Netflix has jumped on the bandwagon of reality with several recent posts these days. One of them is Love with surety, a program in which six couples spend three weeks in a villa located in an idyllic setting. To win the prize they just have to tell the truth; something that, supposedly, will not be easy. The reason we’re talking about this in a science article is because, to hunt down liars, the show uses a lie detector that supposedly captures who does not tell the truth through small changes in their eyes and his look.

One wonders if this is possible. If so, why not use it in court to make sure that the testimonials are real? Or in the Congress of Deputies? Well, we are not going to get into the latter, as it would be a tricky subject. But yes in trials.

Really, it is very important to detect that what is said in them is true. If the lie detectors were really effective there is no doubt that they would be used beyond reality shows. The problem is that the scientific evidence does not make them look good. Neither those that are based on the eyes nor any other. Let’s see the reasons.

The pseudoscience that seeks the lie in your eyes

Much of what these eye-based lie detectors measure stands on the foundations of the Neuro-Linguistic Programming. This is neither more nor less than a pseudoscience, devised in the 70s by Richard Bandler, John Grinder and Frank Pocelik. It defends that there is a connection between neurological processes, language and behavior patterns learned through experience.

There are several physiological parameters that are related to the truth or the lie; but, focusing on the eyes, it is often said that people who lie tend to look right, while those who tell the truth wear their eye movements toward the left. All of this, of course, unconsciously.

Neuro-Linguistic Programming is a pseudoscience that, among other things, says that liars look to the right and those who tell the truth to the left.

They are supposed to be almost imperceptible movements, but that could be detected, either with machines, such as the famous lie detectors, or by monitoring a trained eye. The problem is that there is no scientific evidence that this is true.

In fact, in 2012 it was published A study aimed at checking it through three experiments. In the first, the eye movement patterns of people previously known to be telling the truth or lying were coded. No relationship was found with what Neurolinguistic Programming ensures. And not in the second experiment, in which the participants were previously informed about what this pseudoscience affirms. Finally, the third experiment encoded the eye movements of lecturers, with the aim of looking for patterns related to the veracity of their statements. But there was no success either.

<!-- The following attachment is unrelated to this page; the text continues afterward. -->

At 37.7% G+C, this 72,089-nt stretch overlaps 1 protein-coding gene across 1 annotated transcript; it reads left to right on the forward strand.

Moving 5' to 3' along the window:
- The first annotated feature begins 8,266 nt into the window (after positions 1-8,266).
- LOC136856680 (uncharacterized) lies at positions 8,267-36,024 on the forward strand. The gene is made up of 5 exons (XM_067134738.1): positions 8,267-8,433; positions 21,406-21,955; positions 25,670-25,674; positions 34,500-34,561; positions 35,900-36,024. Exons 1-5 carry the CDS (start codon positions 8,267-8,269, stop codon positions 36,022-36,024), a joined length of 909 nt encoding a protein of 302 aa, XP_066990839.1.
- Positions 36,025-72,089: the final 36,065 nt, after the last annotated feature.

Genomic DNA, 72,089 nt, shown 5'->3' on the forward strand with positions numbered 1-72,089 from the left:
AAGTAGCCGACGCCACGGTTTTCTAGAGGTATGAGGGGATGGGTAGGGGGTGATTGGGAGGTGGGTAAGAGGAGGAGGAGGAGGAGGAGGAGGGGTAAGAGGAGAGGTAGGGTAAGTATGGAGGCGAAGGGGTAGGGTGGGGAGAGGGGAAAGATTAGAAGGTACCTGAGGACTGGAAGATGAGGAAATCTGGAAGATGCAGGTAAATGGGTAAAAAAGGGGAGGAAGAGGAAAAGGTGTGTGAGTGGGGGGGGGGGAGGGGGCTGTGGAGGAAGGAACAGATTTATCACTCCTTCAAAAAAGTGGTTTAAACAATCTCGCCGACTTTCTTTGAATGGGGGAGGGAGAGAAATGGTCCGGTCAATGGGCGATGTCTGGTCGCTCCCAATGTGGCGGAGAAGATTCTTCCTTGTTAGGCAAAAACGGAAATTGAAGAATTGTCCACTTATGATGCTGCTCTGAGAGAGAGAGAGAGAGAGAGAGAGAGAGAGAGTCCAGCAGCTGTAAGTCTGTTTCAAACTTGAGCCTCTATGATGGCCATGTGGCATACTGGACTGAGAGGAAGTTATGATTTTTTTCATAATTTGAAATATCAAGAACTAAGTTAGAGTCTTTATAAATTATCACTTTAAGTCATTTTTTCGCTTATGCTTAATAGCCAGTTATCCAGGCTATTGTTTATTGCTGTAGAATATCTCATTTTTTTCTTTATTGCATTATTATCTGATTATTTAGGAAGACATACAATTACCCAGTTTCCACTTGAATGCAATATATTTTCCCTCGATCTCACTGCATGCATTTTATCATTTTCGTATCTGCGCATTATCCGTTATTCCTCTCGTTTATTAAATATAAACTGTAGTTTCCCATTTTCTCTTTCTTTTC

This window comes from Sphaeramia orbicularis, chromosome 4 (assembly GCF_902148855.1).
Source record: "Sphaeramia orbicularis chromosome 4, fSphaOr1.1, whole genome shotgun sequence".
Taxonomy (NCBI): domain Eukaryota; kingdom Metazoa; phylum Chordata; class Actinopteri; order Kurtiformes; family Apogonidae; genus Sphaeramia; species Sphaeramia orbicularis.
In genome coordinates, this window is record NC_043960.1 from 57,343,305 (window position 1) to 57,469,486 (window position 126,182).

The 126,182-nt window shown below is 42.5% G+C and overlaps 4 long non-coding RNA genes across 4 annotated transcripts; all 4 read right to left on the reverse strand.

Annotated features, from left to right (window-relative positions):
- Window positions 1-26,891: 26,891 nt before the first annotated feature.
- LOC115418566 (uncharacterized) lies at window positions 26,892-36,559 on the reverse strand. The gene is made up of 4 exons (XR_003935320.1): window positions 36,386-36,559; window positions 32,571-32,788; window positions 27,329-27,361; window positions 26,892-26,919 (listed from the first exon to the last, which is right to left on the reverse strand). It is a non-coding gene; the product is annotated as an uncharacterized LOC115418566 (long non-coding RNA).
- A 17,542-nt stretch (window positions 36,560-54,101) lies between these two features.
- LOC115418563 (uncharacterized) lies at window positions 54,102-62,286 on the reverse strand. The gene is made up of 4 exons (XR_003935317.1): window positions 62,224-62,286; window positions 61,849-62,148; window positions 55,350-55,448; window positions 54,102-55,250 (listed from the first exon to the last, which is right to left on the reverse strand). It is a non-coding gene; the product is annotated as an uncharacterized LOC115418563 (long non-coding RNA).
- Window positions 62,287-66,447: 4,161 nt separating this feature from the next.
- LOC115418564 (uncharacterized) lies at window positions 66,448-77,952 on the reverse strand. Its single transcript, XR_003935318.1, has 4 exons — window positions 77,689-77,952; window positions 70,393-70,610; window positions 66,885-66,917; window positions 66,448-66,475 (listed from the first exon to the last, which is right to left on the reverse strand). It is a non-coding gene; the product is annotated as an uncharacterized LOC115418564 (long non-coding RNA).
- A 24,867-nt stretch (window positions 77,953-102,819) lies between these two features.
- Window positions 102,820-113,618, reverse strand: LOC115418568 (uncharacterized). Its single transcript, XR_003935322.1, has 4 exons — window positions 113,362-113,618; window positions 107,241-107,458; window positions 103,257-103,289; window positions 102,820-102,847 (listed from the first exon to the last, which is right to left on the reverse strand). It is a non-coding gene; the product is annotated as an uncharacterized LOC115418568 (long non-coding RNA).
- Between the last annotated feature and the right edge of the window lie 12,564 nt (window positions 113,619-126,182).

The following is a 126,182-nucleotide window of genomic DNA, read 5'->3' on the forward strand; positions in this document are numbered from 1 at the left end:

Others Eye-related parameters allegedly scanned by lie detectors are the pupil dilation (they are supposed to stretch more when lying) or the response time before a question. However, there are also no well-designed, peer-reviewed scientific studies that can reliably claim that this is effective. As much as realities disguise it as science.

Photo by Tingey Injury Law Firm on Unsplash

What Happens at Lawsuits?

In SpainAs in many other countries, lie detectors or, in general, the analysis of physiological parameters do not serve as proof that a person is giving a more or less real testimony.

It is advisable to collect the statement twice to be able to look for inconsistencies

Generally, interrogations use methods such as Global Assessment System. This must be done by qualified forensic psychologists and consists of several steps. First, a first statement is collected, preferably free speech. That is, the person is left to speak openly about the facts, without questions. Second, the statement is repeated, but this time questions are being asked. So you can check for inconsistencies.

As explained in an article about the topic Ramón Arce and Francisca Fariña, from the Universities of Santiago de Compostela and Vigo respectively, who tells the truth “narrates images, so the description of the events, even though it is very similar, will be of a different construction as it does not respond to episodic schemes.”

Once this part is finished, the statements that have been made throughout the Judicial process. However, it must be taken into account that their value is relative, since they may be transcripts that do not reliably reflect what has been witnessed.

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That is what the rest of the steps are for, such as the analysis of the content of the declarations and the reliability of measurements. Then the statement of the people involved is evaluated and their personality.